It's been a long time since I complained about the subway. Perhaps I've been uncommonly lucky lately. Perhaps it's because I take the subway far less now that I live two blocks from the office where I work. Or perhaps I've simply grown jaded and/or resigned to the indignities of that mode of travel. This afternoon, for example, I came uptown from Chelsea on a crowded 3 train, which was making local stops on the 1 track (of course), and I was riding with two people who had brought their very large mountain bikes with them. I could write a whole long rant about how the bikers panicked when we got to 42nd Street and formed a cage with their bikes that blocked access to the doors and to the center of the car... But my heart just isn't in it. Instead, I'd like to bring you the latest installment of what seems to be an ongoing series: Annoying Surprises in Mollie's Mailbox. I think I'll even create a new blog category for mail-related stories. The Postal Service is the new subway!
Just to recap: in February I was excited to learn that I could file my change-of-address information online and skip the dreaded trip to the post office. Then, in March, I complained about our mail carrier's tendency to misdirect mail addressed to me, with my maiden name, to another tenant in this building with that surname (despite our apartment number, which is different from his, being clearly indicated on said mail). Then, last week, an interesting twist on that phenomenon: a large envelope intended for him, but addressed to our apartment number, was delivered to our mailbox. I guess that means our mail carrier has learned to look at the apartment number!
Things got more interesting this week, when this little number showed up in our mailbox. Take a moment to study it (click to enlarge if necessary); it tells a complicated story...
Apparently someone named James Wilson used to live on the Upper West Side. Not in the same building or on the same street as I did, but in the same zip code. And, coincidentally, his building had the same street number as mine. So: the Post Office attempts to deliver this piece of mail to him. It is refused. They look at their records and discover that another person with the same last name, but a very different first name, who lived in the same zip code, although on a completely different street, has registered a request that her mail be forwarded. And so they figure, Hey, close enough, right? I mean, it's not like "Wilson" is a really common name or anything. And even if we're wrong, well, how important can it be that this be delivered to the right person? I mean, what the hell, it's only a summons for jury duty.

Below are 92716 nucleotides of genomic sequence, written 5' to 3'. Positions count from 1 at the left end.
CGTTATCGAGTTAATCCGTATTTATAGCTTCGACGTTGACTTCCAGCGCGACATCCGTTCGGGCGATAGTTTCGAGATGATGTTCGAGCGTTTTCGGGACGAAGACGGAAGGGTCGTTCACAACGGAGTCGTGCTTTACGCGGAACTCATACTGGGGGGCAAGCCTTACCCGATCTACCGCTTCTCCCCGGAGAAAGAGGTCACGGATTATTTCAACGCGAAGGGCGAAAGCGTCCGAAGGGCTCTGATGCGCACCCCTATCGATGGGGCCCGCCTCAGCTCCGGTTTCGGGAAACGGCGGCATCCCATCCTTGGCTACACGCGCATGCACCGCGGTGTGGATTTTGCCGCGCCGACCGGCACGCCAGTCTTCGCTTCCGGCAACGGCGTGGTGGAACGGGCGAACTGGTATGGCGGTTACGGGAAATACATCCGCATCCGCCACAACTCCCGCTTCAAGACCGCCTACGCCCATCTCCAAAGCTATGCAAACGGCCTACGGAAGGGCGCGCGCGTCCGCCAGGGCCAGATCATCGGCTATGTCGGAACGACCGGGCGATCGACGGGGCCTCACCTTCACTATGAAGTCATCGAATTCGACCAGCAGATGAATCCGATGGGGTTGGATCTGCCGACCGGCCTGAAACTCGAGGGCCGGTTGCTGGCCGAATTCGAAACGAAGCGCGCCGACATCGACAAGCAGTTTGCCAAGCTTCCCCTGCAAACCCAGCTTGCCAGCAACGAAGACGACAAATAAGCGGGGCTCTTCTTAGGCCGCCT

So. Two days later, while I was still trying to figure out what to do about this, we got another piece of mail, also addressed to "James Wilson," but with our address. No forwarding. And it was one of those unmarked envelopes with only a P.O. box for a return address. I tried to look for the most likely explanation, but I was having real trouble coming up with what that might be in this case. As you may know, "James Wilson" is my father's name, so first I thought, Perhaps his name and my address got linked somehow and ended up on a bulk mail list? I couldn't think of any opportunity for that to happen in the past three months. So then I thought, perhaps this has nothing to do with my father, and is instead intended for the other "Wilson" who lives in this building -- whose name, I now know, is not "James." Also unlikely. The third explanation seemed no less of a stretch: could this letter, which came directly to us, be intended for the same "James Wilson" who used to live in the 10025 zip code, whose forwarded jury summons we got by mistake?
The husband was the one who got to the bottom of the mystery: He opened the letter and discovered it was from a collection agency. So he called them and explained that the person whose debts they are attempting to collect does not live at this address. Then he asked where they got the idea that he did, and discovered that the guy they want is indeed the guy who used to live at the address the jury summons originally went to. The collection agency told the husband they got this address from the Post Office.
Boy, that Postal Service sure can move swiftly when it wants to!
This morning I called the post office where all this confusion originated -- the one serving the 10025 zip code -- and tried to explain. The woman told me, "I'll try to find your carrier -- he may not be here," and put me on hold before I could ask why she needed to find my carrier to fix what I'm guessing is now a computer error. You know what would make standing in line at the post office even worse? If, while you waited, they played an obnoxious recording of cheerful voices shouting in your ear about all the wonderful services that are offered by the Postal Service and at usps.com. It just so happens that that's what they do on the phone. I stayed on hold for several minutes, with only the tinest smidge of confidence that this woman would be able to help me, or that she'd even come back to let me know if she couldn't. I pictured what that particular Post Office branch looks like on a Saturday morning. A familiar sense of despair came over me, a sense that my life was slipping away... So I hung up. I'll try again on Monday, and pray that they don't distribute our address to any more of this guy's creditors in the meantime. In the meantime, if you run into James Wilson, formerly of the Upper West Side and no relation to me, please let him know he's been picked for jury duty.
(Update: to read part two of this saga, click here.)